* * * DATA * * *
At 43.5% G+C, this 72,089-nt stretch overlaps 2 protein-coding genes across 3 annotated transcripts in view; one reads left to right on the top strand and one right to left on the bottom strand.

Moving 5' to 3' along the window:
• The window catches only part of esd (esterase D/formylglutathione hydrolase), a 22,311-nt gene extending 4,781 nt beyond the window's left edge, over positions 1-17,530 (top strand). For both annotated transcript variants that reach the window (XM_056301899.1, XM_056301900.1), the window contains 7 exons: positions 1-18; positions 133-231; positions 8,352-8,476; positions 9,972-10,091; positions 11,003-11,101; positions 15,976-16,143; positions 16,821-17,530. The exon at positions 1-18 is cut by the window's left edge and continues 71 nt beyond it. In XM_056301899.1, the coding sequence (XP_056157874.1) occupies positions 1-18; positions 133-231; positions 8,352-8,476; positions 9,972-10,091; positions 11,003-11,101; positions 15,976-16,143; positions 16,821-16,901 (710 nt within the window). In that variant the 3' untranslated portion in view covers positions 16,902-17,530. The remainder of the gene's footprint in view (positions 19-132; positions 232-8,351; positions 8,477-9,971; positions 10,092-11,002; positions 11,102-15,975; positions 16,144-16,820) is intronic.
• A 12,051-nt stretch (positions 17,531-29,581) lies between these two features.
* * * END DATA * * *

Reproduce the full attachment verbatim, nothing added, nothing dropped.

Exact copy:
At 43.5% G+C, this 72,089-nt stretch overlaps 2 protein-coding genes across 3 annotated transcripts in view; one reads left to right on the top strand and one right to left on the bottom strand.

Moving 5' to 3' along the window:
• The window catches only part of esd (esterase D/formylglutathione hydrolase), a 22,311-nt gene extending 4,781 nt beyond the window's left edge, over positions 1-17,530 (top strand). For both annotated transcript variants that reach the window (XM_056301899.1, XM_056301900.1), the window contains 7 exons: positions 1-18; positions 133-231; positions 8,352-8,476; positions 9,972-10,091; positions 11,003-11,101; positions 15,976-16,143; positions 16,821-17,530. The exon at positions 1-18 is cut by the window's left edge and continues 71 nt beyond it. In XM_056301899.1, the coding sequence (XP_056157874.1) occupies positions 1-18; positions 133-231; positions 8,352-8,476; positions 9,972-10,091; positions 11,003-11,101; positions 15,976-16,143; positions 16,821-16,901 (710 nt within the window). In that variant the 3' untranslated portion in view covers positions 16,902-17,530. The remainder of the gene's footprint in view (positions 19-132; positions 232-8,351; positions 8,477-9,971; positions 10,092-11,002; positions 11,102-15,975; positions 16,144-16,820) is intronic.
• A 12,051-nt stretch (positions 17,531-29,581) lies between these two features.